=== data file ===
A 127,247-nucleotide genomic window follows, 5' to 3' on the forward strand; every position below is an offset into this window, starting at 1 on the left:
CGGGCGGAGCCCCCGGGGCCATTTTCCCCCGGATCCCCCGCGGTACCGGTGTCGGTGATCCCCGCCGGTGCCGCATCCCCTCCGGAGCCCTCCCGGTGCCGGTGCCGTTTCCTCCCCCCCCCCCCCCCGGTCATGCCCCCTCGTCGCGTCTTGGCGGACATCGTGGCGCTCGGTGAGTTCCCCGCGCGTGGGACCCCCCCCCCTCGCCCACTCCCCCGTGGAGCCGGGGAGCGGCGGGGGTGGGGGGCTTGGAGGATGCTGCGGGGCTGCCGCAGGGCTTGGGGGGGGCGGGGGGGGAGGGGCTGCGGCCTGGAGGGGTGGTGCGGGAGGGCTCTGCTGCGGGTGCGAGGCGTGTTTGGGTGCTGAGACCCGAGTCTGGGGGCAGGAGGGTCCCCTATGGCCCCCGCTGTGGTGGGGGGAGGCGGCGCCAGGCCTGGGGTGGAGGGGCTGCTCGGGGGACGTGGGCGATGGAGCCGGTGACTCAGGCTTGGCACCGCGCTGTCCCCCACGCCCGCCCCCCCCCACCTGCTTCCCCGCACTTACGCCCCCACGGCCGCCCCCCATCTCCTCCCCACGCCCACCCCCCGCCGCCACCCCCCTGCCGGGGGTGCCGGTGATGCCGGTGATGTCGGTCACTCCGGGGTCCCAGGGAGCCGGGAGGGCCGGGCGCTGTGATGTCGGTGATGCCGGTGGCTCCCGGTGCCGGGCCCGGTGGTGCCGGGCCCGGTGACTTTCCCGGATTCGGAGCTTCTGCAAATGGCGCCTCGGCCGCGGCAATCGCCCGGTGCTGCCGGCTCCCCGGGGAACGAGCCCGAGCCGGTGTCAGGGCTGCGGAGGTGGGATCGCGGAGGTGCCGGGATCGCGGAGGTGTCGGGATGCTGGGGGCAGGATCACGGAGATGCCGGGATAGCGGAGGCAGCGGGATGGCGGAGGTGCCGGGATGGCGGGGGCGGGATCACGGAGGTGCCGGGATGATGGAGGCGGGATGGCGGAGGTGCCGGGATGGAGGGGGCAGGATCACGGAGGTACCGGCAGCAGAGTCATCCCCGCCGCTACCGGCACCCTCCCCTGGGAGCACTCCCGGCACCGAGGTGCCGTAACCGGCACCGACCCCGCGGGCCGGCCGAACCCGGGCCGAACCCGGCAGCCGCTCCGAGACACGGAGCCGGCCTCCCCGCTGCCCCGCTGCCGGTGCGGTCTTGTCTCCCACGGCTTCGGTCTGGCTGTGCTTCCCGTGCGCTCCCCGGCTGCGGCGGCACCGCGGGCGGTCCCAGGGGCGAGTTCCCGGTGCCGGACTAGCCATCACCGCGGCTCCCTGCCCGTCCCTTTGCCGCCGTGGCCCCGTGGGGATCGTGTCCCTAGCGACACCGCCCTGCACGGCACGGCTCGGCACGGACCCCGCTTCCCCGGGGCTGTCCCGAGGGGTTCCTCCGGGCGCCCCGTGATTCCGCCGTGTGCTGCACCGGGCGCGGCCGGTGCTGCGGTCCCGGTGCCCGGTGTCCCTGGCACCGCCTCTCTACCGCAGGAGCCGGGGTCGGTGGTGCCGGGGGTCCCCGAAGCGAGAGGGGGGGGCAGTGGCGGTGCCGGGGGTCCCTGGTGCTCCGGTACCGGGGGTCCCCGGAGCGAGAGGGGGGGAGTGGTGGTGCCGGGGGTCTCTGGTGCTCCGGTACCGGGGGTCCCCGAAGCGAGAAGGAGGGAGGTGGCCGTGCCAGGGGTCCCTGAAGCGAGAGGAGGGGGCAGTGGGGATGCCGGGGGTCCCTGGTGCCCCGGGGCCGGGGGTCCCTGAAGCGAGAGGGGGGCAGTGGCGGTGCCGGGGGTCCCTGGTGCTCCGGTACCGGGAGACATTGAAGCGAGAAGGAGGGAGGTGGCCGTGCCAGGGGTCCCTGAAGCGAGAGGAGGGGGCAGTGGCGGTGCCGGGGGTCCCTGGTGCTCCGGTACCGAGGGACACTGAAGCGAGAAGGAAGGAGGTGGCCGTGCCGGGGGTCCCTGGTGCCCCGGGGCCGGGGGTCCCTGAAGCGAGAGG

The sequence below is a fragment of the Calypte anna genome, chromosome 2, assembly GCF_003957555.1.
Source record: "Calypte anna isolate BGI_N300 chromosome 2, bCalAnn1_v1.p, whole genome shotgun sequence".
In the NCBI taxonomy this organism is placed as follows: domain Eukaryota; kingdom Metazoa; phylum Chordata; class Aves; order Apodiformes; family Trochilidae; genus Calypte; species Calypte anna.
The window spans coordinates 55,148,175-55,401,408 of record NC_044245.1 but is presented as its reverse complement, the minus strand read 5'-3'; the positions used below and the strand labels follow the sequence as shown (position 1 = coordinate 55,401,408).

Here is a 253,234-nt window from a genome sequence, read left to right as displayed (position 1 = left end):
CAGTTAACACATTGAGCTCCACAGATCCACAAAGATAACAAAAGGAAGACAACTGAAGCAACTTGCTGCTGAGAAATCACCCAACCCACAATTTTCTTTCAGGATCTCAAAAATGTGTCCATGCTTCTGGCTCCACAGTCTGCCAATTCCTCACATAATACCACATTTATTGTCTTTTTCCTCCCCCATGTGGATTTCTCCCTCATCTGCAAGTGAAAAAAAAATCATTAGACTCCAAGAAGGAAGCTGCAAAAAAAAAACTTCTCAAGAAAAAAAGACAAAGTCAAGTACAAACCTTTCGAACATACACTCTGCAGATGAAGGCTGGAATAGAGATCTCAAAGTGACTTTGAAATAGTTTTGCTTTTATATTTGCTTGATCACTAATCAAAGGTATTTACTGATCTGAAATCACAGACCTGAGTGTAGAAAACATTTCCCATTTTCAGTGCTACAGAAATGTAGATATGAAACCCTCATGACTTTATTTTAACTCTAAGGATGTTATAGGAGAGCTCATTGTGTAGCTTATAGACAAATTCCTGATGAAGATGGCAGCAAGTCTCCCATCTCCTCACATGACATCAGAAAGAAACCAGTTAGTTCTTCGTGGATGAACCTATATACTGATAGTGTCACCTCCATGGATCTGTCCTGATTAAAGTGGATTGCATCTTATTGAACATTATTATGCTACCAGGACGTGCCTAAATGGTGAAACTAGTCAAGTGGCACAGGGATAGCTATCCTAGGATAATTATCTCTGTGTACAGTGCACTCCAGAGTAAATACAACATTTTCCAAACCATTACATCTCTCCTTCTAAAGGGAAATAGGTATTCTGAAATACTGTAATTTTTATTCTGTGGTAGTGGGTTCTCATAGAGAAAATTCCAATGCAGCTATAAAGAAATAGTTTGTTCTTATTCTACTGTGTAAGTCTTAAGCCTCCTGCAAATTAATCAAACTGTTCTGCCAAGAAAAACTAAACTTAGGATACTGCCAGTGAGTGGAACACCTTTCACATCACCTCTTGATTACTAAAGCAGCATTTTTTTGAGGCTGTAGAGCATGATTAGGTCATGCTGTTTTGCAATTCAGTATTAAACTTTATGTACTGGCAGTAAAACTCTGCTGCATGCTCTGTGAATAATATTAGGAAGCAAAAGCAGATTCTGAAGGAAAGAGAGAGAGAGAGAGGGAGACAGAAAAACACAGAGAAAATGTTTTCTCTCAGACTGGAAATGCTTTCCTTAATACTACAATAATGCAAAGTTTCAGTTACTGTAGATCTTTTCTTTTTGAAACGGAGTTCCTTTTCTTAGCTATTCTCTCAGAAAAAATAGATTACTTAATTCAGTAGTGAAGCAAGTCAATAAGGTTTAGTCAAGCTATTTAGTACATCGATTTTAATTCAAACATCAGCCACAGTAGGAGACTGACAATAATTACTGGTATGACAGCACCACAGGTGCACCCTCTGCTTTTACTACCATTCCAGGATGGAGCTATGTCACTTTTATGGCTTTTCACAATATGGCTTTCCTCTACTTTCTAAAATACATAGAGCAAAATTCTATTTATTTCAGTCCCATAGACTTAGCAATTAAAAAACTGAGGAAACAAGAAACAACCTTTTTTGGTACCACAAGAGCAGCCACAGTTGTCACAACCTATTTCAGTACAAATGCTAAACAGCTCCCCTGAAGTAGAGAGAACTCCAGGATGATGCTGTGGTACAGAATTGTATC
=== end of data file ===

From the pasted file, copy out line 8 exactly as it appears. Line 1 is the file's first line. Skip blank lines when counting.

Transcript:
CAGTTAACACATTGAGCTCCACAGATCCACAAAGATAACAAAAGGAAGACAACTGAAGCAACTTGCTGCTGAGAAATCACCCAACCCACAATTTTCTTTCAGGATCTCAAAAATGTGTCCATGCTTCTGGCTCCACAGTCTGCCAATTCCTCACATAATACCACATTTATTGTCTTTTTCCTCCCCCATGTGGATTTCTCCCTCATCTGCAAGTGAAAAAAAAATCATTAGACTCCAAGAAGGAAGCTGCAAAAAAAAAACTTCTCAAGAAAAAAAGACAAAGTCAAGTACAAACCTTTCGAACATACACTCTGCAGATGAAGGCTGGAATAGAGATCTCAAAGTGACTTTGAAATAGTTTTGCTTTTATATTTGCTTGATCACTAATCAAAGGTATTTACTGATCTGAAATCACAGACCTGAGTGTAGAAAACATTTCCCATTTTCAGTGCTACAGAAATGTAGATATGAAACCCTCATGACTTTATTTTAACTCTAAGGATGTTATAGGAGAGCTCATTGTGTAGCTTATAGACAAATTCCTGATGAAGATGGCAGCAAGTCTCCCATCTCCTCACATGACATCAGAAAGAAACCAGTTAGTTCTTCGTGGATGAACCTATATACTGATAGTGTCACCTCCATGGATCTGTCCTGATTAAAGTGGATTGCATCTTATTGAACATTATTATGCTACCAGGACGTGCCTAAATGGTGAAACTAGTCAAGTGGCACAGGGATAGCTATCCTAGGATAATTATCTCTGTGTACAGTGCACTCCAGAGTAAATACAACATTTTCCAAACCATTACATCTCTCCTTCTAAAGGGAAATAGGTATTCTGAAATACTGTAATTTTTATTCTGTGGTAGTGGGTTCTCATAGAGAAAATTCCAATGCAGCTATAAAGAAATAGTTTGTTCTTATTCTACTGTGTAAGTCTTAAGCCTCCTGCAAATTAATCAAACTGTTCTGCCAAGAAAAACTAAACTTAGGATACTGCCAGTGAGTGGAACACCTTTCACATCACCTCTTGATTACTAAAGCAGCATTTTTTTGAGGCTGTAGAGCATGATTAGGTCATGCTGTTTTGCAATTCAGTATTAAACTTTATGTACTGGCAGTAAAACTCTGCTGCATGCTCTGTGAATAATATTAGGAAGCAAAAGCAGATTCTGAAGGAAAGAGAGAGAGAGAGAGGGAGACAGAAAAACACAGAGAAAATGTTTTCTCTCAGACTGGAAATGCTTTCCTTAATACTACAATAATGCAAAGTTTCAGTTACTGTAGATCTTTTCTTTTTGAAACGGAGTTCCTTTTCTTAGCTATTCTCTCAGAAAAAATAGATTACTTAATTCAGTAGTGAAGCAAGTCAATAAGGTTTAGTCAAGCTATTTAGTACATCGATTTTAATTCAAACATCAGCCACAGTAGGAGACTGACAATAATTACTGGTATGACAGCACCACAGGTGCACCCTCTGCTTTTACTACCATTCCAGGATGGAGCTATGTCACTTTTATGGCTTTTCACAATATGGCTTTCCTCTACTTTCTAAAATACATAGAGCAAAATTCTATTTATTTCAGTCCCATAGACTTAGCAATTAAAAAACTGAGGAAACAAGAAACAACCTTTTTTGGTACCACAAGAGCAGCCACAGTTGTCACAACCTATTTCAGTACAAATGCTAAACAGCTCCCCTGAAGTAGAGAGAACTCCAGGATGATGCTGTGGTACAGAATTGTATC